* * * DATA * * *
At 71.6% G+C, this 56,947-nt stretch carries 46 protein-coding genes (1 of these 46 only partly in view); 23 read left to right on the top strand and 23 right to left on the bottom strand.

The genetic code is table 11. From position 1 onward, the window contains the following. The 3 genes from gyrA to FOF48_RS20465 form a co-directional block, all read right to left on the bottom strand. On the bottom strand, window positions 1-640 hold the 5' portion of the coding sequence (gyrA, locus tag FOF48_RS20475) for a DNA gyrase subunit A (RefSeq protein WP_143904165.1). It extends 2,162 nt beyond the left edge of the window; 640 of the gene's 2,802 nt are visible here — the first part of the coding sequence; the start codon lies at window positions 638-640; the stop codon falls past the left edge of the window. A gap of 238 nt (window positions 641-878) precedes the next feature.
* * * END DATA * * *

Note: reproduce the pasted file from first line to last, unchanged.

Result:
At 71.6% G+C, this 56,947-nt stretch carries 46 protein-coding genes (1 of these 46 only partly in view); 23 read left to right on the top strand and 23 right to left on the bottom strand.

The genetic code is table 11. From position 1 onward, the window contains the following. The 3 genes from gyrA to FOF48_RS20465 form a co-directional block, all read right to left on the bottom strand. On the bottom strand, window positions 1-640 hold the 5' portion of the coding sequence (gyrA, locus tag FOF48_RS20475) for a DNA gyrase subunit A (RefSeq protein WP_143904165.1). It extends 2,162 nt beyond the left edge of the window; 640 of the gene's 2,802 nt are visible here — the first part of the coding sequence; the start codon lies at window positions 638-640; the stop codon falls past the left edge of the window. A gap of 238 nt (window positions 641-878) precedes the next feature.